Much of American poetry before Whitman, Dickinson, and Frost is passé today. College anthologies rarely include Longfellow or Whittier, those Great American Poets of the 1800s. This excellent selection of 65 American poems brings back those names, along with "Hiawatha," "The Raven," "Annabel Lee," "Old Ironsides," and "The Indian Student," all the favorites from our collective childhood - omitting only, it seems, "The Skeleton in Armor" and "Evangeline." It takes a certain courage and incredible skill to deliver all the verses of "The Star-Spangled Banner" and "Frankie and Johnny" without falling into melody, and this skilled ensemble delivers a highly accomplished narration of a host of American classic poems, in the tones and accents in which they have traditionally been heard.
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"[An] excellent selection...this skilled ensemble delivers a highly accomplished reading." (AudioFile)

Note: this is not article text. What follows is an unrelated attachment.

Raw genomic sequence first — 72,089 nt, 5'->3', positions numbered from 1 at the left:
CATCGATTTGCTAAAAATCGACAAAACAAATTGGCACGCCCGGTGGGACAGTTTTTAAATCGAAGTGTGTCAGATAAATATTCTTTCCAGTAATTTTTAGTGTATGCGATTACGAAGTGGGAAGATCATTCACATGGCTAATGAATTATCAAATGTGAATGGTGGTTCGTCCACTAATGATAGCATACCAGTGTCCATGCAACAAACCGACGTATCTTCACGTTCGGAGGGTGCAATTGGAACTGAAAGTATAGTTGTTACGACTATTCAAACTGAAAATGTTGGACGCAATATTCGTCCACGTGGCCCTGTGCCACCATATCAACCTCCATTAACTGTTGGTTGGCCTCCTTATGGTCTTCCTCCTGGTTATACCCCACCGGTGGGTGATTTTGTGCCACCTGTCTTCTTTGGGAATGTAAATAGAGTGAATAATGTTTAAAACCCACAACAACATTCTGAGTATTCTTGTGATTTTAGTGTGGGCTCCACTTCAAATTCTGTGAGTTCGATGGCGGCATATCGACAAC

I found the selections of this recording tedious. There are a few classics: the best-known of Emily Dickenson, Frost's "The Road Less Travelled", "O Captain, My Captain" by Whitman. However, beyond the few gems, it's one 19th century forced rhyme scheme after another. Old, dull images, and boring language--all the sorts of things the best American poets of the 20th century rejected. It's rather sad, then, that some of the best American poetry to this date--Eliot, Stevens, Pound, etc. is passed over in favor of patriotic tripe and period pieces.
What's more, even the good poems are painful to listen to because of pompous, un-insightful narrators. The quality of the readings is so bad I found it difficult to finish any single track. One is reminded of Hamlet or Cyrano's famous diatrabs on delivery. These readers are "mouthers" of the worst sort. Awful awful awful!
Unless you're looking for a collection of poems to listen to while saluting the flag and consulting Reader's Digest, skip this one.
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